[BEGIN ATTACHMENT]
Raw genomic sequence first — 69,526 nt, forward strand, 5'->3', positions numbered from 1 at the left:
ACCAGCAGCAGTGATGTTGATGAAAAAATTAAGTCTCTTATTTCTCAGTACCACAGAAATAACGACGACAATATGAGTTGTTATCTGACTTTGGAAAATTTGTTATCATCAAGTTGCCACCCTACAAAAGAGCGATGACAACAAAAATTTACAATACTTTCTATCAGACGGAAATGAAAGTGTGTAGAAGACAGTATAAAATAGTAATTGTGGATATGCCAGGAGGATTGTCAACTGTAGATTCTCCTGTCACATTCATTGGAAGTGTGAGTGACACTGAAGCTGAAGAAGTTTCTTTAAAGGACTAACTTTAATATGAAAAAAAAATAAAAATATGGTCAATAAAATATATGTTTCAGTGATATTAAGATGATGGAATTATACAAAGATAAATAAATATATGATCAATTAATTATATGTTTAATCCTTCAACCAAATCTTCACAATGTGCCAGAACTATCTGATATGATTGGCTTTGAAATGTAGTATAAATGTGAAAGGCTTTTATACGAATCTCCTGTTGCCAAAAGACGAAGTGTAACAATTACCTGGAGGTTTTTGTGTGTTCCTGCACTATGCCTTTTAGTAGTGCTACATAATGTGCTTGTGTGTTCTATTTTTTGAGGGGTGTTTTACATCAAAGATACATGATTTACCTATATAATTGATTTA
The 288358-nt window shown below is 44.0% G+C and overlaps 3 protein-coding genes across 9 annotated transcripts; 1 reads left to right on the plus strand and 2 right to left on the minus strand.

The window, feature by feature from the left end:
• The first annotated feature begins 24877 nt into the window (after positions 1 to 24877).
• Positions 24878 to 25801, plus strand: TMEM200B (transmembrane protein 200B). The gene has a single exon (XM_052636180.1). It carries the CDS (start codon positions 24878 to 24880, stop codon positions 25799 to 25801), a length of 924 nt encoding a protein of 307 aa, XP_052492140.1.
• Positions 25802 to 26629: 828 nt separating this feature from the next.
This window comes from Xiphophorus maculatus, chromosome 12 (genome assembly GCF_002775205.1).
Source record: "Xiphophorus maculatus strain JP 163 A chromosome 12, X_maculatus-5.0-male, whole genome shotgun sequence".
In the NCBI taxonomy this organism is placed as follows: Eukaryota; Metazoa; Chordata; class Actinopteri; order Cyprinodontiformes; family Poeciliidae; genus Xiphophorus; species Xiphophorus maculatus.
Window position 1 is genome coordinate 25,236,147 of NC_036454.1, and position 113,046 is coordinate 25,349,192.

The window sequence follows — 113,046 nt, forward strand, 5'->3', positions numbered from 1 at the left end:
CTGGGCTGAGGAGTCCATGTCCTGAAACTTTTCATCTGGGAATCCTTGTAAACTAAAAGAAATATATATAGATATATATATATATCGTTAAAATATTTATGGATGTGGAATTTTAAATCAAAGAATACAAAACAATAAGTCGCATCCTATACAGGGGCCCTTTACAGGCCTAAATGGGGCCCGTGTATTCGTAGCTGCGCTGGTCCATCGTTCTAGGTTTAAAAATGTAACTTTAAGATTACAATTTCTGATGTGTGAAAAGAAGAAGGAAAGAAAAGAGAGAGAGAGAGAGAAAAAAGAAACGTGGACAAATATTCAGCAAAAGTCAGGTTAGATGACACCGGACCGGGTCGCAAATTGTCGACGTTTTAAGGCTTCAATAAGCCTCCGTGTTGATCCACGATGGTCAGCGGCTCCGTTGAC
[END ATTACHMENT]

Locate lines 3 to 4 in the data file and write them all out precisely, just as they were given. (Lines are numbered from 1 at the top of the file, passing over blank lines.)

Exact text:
The 288358-nt window shown below is 44.0% G+C and overlaps 3 protein-coding genes across 9 annotated transcripts; 1 reads left to right on the plus strand and 2 right to left on the minus strand.

The window, feature by feature from the left end: